DEC 26, 2016 06:17 AM PST

Say What? How the Brain Filters Out Noise

Picture a scene at a crowded cocktail party, a club with live music, a sporting event or just a loud room with a lot going on. If someone speaks, it can be very difficult to decipher what is being said, given all the ambient noise in the immediate area. While initially the reaction might be “HUH? What did you say?” rest assured the brain is on the job. The parts of the brain responsible for processing speech, can literally re-tune on the fly and make out what a person is saying. Neuroscientists at UC Berkeley have just recently been able to see this brain function in real time and it happens in less than a second.

                                           

The process of the brain filtering out the noise, focusing on the timing, pitch and volume of words, as well as sound bites called “phonemes” that help the brain decode speech was recently observed and researchers at Berkeley were amazed to see what are called “pop-outs” become clear to patients almost immediately, thanks to the brain changing its tune. Neurons in the auditory cortex of the brain are the workhorses of decoding speech and filtering out whatever bits of sound and other information that get in the way and it’s a process that is happening continually.

Study first author and UC Berkeley graduate student Chris Holdgraf explained,“The tuning that we measured when we replayed the garbled speech emphasizes features that are present in speech. We believe that this tuning shift is what helps you ‘hear’ the speech in that noisy signal. The speech sounds actually pop out from the signal.”

It’s similar to what happens visually in the brain when optical illusions and other visual puzzles are explained. Once the brain “latches on” to a hidden number in dots, or a picture in a random series of color swatches, the brain almost cannot, “unsee” the image. In the case of hearing, it’s much like recognizing the familiar voice of friend amid the din of several people, or when learning a foreign language during immersion lessons. The brain is constantly tuning and adjusting to what it’s being heard and sorting it out appropriately.

Study co-author Fre?de?ric Theunissen, a UC Berkeley professor of psychology and a member of the Helen Wills Neuroscience Institute went into further detail, in a press release when he stated,  “Something is changing in the auditory cortex to emphasize anything that might be speech-like, and increasing the gain for those features, so that I actually hear that sound in the noise. It’s not like I am generating those words in my head. I really have the feeling of hearing the words in the noise with this pop-out phenomenon. It is such a mystery.”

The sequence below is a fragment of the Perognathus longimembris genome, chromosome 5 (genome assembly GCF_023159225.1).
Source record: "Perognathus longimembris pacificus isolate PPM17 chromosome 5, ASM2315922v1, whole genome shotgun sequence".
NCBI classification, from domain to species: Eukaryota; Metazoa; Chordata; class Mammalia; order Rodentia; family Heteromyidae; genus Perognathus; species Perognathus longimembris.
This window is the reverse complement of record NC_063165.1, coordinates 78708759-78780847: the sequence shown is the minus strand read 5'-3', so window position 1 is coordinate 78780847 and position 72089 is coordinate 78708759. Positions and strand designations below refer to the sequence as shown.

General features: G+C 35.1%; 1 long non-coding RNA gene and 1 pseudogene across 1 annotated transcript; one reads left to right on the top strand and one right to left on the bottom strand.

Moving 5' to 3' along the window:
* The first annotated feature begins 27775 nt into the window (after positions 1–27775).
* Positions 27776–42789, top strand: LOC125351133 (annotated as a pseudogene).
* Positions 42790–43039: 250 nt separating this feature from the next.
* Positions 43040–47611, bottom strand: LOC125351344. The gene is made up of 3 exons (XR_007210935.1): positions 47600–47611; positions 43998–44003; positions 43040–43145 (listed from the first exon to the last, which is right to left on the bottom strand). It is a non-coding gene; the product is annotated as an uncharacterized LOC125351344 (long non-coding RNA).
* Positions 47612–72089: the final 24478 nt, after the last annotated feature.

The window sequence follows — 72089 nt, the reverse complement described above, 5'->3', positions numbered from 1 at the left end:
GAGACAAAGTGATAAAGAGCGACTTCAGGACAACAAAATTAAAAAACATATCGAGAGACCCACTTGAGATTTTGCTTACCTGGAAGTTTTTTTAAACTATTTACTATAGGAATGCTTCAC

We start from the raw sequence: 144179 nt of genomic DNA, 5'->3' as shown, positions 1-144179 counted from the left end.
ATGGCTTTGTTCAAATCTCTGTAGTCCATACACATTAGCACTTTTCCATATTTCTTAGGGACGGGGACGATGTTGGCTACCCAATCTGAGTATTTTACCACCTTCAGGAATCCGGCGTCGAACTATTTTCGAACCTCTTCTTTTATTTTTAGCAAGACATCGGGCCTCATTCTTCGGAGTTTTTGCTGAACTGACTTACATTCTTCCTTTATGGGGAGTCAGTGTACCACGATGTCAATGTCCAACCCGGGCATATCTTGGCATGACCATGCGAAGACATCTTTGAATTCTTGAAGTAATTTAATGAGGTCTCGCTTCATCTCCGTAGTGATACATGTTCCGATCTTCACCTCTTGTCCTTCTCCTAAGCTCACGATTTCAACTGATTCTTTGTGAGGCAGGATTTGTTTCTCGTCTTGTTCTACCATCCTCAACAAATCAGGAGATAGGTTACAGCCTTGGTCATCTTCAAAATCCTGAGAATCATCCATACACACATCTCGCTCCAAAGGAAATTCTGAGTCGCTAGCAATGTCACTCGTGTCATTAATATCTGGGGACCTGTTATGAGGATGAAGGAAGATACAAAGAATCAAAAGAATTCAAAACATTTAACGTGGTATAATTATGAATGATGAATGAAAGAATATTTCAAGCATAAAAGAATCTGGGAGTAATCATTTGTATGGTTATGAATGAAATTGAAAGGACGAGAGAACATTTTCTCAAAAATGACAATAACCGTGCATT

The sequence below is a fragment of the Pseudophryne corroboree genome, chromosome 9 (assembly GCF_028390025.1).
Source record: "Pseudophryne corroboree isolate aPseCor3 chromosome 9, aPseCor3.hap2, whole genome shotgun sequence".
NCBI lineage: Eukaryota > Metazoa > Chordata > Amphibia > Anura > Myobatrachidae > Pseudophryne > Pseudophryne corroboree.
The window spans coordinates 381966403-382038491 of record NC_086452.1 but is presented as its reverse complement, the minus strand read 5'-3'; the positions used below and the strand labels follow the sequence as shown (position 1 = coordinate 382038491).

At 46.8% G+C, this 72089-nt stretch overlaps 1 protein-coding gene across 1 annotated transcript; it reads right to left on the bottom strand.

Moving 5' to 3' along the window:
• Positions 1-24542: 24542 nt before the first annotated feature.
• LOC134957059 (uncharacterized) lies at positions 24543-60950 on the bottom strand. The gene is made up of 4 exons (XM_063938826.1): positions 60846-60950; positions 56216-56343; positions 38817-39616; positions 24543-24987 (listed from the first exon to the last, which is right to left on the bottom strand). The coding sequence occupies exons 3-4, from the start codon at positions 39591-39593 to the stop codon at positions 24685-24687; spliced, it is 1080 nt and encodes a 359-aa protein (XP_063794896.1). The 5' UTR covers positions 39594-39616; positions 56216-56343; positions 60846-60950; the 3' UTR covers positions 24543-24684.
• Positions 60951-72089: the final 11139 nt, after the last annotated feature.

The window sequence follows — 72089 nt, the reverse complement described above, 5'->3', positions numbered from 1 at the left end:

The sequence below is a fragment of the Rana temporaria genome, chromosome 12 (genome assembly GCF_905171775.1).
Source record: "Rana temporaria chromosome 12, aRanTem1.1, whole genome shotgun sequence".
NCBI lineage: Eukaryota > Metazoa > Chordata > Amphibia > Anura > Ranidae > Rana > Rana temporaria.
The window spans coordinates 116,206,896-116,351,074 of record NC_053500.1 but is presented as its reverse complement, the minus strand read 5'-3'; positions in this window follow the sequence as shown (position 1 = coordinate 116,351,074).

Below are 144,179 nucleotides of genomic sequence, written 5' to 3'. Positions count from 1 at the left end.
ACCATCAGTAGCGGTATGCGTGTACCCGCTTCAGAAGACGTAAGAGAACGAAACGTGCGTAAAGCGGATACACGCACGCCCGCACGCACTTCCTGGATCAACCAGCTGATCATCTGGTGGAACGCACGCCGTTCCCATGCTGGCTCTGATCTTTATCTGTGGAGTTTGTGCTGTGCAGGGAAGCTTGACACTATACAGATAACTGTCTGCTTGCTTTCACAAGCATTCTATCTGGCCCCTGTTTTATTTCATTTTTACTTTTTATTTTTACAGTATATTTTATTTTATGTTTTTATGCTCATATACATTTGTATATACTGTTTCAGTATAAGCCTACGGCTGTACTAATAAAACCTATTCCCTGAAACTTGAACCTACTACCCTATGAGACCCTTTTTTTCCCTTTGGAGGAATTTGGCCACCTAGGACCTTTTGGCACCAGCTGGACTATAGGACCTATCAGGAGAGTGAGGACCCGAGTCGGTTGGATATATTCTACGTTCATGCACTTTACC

???????The ability of the brain to do this speaks to its plasticity. The brain is a functioning machine, in a sense, and is constantly on the job. Electrical signals are being transmitted, but when the environment shifts from a normal room with every day conversation to an environment of traffic, music or other interference, the brain literally changes course, to make sure important input, like speech is properly decoded.

The results of the recent study, which were published in the journal Nature Communications, are the first to show this process happening. They were observed because the team was able to work with epilepsy patients who already had electrodes in the brain for tracking seizures. These patients volunteered to help the team at Berkeley observe the process of decoding speech.

 At first an almost unintelligible sentence was played for the subjects, followed by an easily understood version of the sentence. When the same sentence was played again, but garbled as it had been in the first try the patients were able to understand the sentence. Study participants had no idea that the two garbled sentences would be the same as the clear version, they were simply asked if they could understand what was being said. While this was happening, the activity on the implanted electrodes was monitored and changes showed that the brain was changing course to decode the sounds. The video below explains how important this observation is for developing treatments for patients who have lost the ability to decode verbal speech or speak themselves, such as patients with aphasia after a stroke, dementia, ALS or other neurological impairments. Listen in!

Sources UC BerkeleyNature CommunicationsNews Ghana

About the Author
  • I'm a writer living in the Boston area. My interests include cancer research, cardiology and neuroscience. I want to be part of using the Internet and social media to educate professionals and patients in a collaborative environment.
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